The Vagabond : History of the King family and 414 Broad Street


By Danny Crownover

Back during his younger days, The Vagabond remembered a tall booming figure at Rainbow Church of Christ by the name of Leslie Cooper King. This towering man would grab the young Vagabond and put him on his knee and talk to him.
There are memories of when Mr. King and his wife, Gladys N. Angle King, invited folks to enjoy their home, and all of us would jump on his large trampoline or swim in his pool. Then there were the Christmases and the largest and beautifully-decorated tree that the young Vagabond had ever seen.
Gladys was always making things to give to people and church members. The Vagabond still cherishes his Christmas stocking that she made for him long ago.
Leslie’s sister, Christine King Erwin, was The Vagabond’s next-door neighbor on Fourth Street when he was growing up. Her husband George Erwin was an early vice-president of the Exchange Bank.
The Vagabond has known the Kings for many years. Leslie C. King was president of J.P. King Auction Company for many years. His family was from Tullahoma, Tenn., a few miles from where The Vagabond was born. Leslie’s father was the well-known James Polk King of Tennessee.
J.P. King Auction started in 1915 with James Polk King. The company began selling real estate throughout the Southeast by 1917 and established offices when it started working on large auctions.
Leslie King moved to Gadsden by 1936 (based on city directories) and was working as the owner of King Auction Co. located at 216 Broad Street. He was living at 627 Turrentine Street.
By 1939, Leslie King was the company’s second-generation president. He lived and worked in Gadsden and continued auctions throughout the Southeast and continued to sell subdivisions and farms and perform work for banks. His father died two years later, in 1941.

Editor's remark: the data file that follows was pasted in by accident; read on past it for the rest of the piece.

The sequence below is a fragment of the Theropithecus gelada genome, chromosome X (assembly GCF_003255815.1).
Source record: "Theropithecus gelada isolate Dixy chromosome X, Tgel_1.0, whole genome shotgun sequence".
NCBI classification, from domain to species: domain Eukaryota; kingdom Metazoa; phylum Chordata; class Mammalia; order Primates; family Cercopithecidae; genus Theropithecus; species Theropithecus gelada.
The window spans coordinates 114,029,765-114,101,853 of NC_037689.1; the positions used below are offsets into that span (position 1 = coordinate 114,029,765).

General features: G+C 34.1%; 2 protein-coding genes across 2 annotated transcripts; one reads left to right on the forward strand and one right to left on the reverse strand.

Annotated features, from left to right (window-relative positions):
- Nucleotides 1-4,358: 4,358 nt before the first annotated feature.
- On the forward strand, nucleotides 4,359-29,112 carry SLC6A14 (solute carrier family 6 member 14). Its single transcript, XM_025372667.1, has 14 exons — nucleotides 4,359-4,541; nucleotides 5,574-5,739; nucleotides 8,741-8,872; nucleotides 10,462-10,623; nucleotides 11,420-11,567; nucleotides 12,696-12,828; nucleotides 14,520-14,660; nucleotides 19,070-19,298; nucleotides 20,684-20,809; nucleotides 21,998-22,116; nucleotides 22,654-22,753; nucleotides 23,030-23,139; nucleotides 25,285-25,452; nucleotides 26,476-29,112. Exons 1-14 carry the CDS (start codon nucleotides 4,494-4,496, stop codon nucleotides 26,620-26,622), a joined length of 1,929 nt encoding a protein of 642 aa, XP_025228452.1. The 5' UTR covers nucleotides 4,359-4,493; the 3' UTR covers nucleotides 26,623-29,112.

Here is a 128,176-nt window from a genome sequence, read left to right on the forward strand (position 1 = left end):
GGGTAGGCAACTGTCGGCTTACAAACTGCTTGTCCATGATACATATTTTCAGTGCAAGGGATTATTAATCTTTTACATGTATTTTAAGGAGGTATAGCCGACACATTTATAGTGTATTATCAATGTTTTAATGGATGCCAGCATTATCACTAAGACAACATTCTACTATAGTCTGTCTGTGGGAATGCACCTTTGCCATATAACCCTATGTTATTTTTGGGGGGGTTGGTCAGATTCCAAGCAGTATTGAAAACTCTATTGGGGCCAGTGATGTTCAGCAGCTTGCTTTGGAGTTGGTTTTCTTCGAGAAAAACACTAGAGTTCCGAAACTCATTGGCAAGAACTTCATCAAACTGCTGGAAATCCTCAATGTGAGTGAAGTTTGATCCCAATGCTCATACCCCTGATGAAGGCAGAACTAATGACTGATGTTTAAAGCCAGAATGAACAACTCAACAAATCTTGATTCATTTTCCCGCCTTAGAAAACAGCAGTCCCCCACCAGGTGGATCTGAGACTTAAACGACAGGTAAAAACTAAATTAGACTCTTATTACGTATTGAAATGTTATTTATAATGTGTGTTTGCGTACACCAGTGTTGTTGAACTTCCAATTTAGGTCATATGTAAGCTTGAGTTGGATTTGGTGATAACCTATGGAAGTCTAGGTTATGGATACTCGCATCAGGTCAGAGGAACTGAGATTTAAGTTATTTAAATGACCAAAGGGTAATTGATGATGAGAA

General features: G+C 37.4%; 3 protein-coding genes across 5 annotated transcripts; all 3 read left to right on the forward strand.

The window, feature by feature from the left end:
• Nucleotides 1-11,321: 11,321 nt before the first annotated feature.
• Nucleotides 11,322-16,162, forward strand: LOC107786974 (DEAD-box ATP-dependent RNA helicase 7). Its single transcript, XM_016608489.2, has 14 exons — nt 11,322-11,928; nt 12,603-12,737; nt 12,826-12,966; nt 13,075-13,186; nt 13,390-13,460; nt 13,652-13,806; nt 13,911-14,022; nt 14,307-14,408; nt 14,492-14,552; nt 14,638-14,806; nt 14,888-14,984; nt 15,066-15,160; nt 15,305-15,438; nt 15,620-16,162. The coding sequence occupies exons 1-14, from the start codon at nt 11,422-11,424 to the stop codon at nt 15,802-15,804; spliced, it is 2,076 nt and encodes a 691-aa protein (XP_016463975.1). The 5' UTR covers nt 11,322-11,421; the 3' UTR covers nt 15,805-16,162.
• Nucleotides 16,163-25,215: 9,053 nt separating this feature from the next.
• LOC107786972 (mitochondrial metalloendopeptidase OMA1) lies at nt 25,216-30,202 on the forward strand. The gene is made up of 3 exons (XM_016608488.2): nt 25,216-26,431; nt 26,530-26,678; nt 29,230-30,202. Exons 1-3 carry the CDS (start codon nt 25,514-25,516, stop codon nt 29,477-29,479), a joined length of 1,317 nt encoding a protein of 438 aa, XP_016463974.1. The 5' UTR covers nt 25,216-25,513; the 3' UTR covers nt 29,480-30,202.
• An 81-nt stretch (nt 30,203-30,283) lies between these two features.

In the 1940s, Leslie King was listed in the city directory as working for Fitt’s Realty. Leslie once had offices called the King’s Building at 526 Chestnut Street about 50 years ago.
J.P. King III took over as third-generation president from 1961 to 1985. In 1966, a large owner with numerous properties in Mobile hired J.P. King to sell its properties. In order to facilitate that sale, J.P. King pulled all of the buyers into a local hotel ballroom and sold them all the properties from that location instead of following the then-practice of going from property to property. This ballroom auction is a property auction practice often used in the industry today.
Craig, Scott and Christie King entered into company business in the late 1970s and early 1980s.
During that time, Cecile and Ken Striplin were instrumental in developing a part of the company’s business of selling condominiums, starting along the Gulf Coast and eventually all over the country. Scott launched an effort in New England, and the company conducted a lot of business in that region.
J.P. King Auction Company recently celebrated its 100th year in business. Soon afterward, Craig King approached the Etowah Historical Society for information and history on the old building at 414 Broad Street. J.P. King was interested in relocating the company’s offices from Rainbow Drive to downtown Gadsden.